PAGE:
AUSTIN, Texas ó A major headache is brewing for the nationís textbook industry: If trend-setting Texas slashes education spending as planned, it could affect which books end up in public schools across the country.
State budget woes are making textbook publishers nervous. Plans to buy new books in Kansas and Oregon schools have been shelved and states have turned to leasing books.
But budget cutting in Texas, California and Florida is a particularly big deal: The three states account for more than 30 percent of the nationís $4 billion public school book market.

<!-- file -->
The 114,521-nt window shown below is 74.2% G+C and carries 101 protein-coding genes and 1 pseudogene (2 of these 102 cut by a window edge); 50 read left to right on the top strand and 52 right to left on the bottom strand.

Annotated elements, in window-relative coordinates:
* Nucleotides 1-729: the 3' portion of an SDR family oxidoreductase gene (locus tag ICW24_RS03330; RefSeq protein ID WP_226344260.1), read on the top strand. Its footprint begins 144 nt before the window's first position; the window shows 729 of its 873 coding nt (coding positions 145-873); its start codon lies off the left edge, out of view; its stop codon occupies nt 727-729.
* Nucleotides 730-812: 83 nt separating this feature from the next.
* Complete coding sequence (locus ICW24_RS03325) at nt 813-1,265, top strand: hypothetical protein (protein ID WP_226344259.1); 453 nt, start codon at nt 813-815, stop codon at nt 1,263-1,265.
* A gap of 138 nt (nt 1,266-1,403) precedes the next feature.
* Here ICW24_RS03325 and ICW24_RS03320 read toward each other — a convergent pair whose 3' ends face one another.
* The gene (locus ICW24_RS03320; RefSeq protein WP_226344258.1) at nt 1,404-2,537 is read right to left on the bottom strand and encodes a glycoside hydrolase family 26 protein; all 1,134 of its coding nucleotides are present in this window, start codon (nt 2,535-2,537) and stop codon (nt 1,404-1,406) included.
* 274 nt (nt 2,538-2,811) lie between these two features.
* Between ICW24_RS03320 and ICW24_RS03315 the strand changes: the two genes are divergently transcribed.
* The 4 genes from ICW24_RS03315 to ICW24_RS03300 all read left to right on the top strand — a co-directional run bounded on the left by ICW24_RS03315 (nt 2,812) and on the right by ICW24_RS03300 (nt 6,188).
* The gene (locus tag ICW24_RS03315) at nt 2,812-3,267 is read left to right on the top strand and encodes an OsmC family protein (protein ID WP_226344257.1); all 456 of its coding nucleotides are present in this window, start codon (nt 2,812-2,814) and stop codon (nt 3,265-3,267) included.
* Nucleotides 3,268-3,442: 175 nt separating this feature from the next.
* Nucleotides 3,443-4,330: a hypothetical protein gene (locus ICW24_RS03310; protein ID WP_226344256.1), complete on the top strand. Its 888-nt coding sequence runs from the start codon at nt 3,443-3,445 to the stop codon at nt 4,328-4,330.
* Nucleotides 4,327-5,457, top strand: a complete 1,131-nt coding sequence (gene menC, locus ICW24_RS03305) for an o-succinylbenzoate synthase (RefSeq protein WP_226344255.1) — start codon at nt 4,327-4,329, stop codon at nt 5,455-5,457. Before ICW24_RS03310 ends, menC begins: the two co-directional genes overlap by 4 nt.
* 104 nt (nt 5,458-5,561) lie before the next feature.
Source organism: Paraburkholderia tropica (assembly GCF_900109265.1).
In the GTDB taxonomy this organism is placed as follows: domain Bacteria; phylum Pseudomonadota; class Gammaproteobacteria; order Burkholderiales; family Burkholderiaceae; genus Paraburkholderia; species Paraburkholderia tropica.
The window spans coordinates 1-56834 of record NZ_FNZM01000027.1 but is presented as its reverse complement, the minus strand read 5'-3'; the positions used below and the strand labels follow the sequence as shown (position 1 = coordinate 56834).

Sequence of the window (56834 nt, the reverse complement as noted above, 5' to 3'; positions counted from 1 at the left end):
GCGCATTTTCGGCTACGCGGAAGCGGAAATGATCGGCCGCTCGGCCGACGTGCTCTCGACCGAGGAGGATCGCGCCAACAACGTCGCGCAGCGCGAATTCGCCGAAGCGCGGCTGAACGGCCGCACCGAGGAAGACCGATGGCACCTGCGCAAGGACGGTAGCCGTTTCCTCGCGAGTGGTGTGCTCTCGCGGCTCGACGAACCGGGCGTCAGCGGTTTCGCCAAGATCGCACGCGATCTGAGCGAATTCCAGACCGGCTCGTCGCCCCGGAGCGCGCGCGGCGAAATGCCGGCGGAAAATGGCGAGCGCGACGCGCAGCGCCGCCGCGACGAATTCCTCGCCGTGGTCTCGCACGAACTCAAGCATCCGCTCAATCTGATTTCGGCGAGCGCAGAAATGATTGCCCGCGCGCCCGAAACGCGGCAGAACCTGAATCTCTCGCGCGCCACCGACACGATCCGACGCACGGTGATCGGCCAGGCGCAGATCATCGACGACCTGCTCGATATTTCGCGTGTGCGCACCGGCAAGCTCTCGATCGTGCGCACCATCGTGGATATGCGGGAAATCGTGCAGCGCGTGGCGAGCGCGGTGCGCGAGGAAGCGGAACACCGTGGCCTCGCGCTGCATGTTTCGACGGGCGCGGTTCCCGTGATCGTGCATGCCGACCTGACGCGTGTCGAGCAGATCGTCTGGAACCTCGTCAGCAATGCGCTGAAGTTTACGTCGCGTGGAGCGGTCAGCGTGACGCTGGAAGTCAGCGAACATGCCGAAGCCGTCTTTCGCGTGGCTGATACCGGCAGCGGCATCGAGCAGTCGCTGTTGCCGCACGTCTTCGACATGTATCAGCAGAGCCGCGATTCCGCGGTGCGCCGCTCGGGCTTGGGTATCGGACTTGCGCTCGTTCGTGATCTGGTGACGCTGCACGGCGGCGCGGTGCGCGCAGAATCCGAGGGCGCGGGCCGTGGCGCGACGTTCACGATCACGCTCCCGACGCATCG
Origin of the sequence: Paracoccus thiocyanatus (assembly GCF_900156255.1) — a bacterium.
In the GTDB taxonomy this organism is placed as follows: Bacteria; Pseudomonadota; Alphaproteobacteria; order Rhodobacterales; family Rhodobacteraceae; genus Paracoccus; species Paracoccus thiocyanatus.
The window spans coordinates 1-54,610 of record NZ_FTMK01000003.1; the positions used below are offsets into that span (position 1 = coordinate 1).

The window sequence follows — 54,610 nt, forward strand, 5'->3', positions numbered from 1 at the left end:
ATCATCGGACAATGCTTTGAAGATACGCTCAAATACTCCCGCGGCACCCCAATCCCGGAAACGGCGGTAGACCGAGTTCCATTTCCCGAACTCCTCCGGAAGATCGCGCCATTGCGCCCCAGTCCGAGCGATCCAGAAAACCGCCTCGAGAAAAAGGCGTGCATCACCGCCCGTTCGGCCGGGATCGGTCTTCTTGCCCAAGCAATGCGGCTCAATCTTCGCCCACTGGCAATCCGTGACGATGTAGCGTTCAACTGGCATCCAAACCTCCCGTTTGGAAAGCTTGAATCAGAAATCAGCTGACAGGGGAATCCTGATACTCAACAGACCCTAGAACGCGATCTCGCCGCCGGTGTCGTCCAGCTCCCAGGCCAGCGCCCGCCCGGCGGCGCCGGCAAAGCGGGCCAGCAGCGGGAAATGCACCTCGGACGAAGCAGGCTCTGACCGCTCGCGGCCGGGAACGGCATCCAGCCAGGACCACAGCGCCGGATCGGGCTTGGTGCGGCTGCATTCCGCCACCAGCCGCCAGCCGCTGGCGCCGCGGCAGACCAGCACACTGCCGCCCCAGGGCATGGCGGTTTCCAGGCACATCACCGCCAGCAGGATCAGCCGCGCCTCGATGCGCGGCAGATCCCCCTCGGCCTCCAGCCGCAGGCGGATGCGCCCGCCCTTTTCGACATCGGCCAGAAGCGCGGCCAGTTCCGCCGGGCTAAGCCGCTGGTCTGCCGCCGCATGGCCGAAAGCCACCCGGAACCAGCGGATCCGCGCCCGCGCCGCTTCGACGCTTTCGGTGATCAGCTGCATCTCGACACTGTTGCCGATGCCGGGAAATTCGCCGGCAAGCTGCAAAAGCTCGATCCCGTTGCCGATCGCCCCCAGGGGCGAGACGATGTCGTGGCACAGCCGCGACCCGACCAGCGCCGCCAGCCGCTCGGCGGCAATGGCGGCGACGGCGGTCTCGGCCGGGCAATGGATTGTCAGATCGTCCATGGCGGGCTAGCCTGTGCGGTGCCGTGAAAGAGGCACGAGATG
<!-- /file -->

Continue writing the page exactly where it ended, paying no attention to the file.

If the budget cuts go through in Texas, which is facing a $9.9 billion shortfall, hundreds of thousands of new books already ordered and printed would collect dust for two years, and students would keep using tattered, outdated texts.
Many Texas history books used by seventh-graders show Democrats Ann Richards and Dan Morales as Texas governor and attorney general, respectively. The books were set to be replaced with new books updated to reflect the Sept. 11 terrorist attacks and Texasí new GOP leadership.
The Texas House has passed a bill with $309 million in book cuts, and the Senate budget would slash $200 million.